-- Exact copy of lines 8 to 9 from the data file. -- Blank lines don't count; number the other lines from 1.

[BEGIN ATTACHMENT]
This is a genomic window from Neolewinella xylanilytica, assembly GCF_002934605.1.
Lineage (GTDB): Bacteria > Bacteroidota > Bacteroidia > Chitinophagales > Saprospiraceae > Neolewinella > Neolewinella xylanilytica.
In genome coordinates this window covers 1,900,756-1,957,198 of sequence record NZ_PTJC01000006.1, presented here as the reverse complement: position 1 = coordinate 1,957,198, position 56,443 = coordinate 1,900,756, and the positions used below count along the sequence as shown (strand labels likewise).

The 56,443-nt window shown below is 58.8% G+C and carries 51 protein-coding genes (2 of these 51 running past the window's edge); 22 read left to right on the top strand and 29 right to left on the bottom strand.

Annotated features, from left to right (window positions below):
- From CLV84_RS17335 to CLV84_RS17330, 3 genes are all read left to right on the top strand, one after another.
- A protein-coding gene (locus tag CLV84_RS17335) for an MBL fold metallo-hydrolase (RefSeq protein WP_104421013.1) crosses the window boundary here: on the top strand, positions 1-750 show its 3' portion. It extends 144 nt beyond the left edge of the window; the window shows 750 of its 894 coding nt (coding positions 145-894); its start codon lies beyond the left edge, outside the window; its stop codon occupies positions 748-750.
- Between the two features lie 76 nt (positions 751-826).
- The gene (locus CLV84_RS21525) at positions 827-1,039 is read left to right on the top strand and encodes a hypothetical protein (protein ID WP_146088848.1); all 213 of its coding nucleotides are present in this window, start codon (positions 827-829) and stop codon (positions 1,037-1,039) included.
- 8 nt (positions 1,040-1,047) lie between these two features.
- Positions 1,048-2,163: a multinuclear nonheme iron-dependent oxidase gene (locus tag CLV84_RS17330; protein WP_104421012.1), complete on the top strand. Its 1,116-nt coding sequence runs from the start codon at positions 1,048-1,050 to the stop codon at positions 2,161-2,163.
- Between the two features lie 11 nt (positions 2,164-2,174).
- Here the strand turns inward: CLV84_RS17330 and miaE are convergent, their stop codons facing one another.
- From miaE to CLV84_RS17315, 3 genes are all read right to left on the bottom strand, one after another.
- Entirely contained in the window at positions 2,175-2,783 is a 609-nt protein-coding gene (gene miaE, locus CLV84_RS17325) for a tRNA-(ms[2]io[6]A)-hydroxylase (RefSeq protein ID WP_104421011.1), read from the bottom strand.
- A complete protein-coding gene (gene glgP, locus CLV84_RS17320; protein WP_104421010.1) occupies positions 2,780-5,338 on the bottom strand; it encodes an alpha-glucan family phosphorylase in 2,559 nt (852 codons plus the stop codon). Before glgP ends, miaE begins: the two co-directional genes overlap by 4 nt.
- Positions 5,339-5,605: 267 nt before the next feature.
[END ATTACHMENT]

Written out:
- Between the two features lie 76 nt (positions 751-826).
- The gene (locus CLV84_RS21525) at positions 827-1,039 is read left to right on the top strand and encodes a hypothetical protein (protein ID WP_146088848.1); all 213 of its coding nucleotides are present in this window, start codon (positions 827-829) and stop codon (positions 1,037-1,039) included.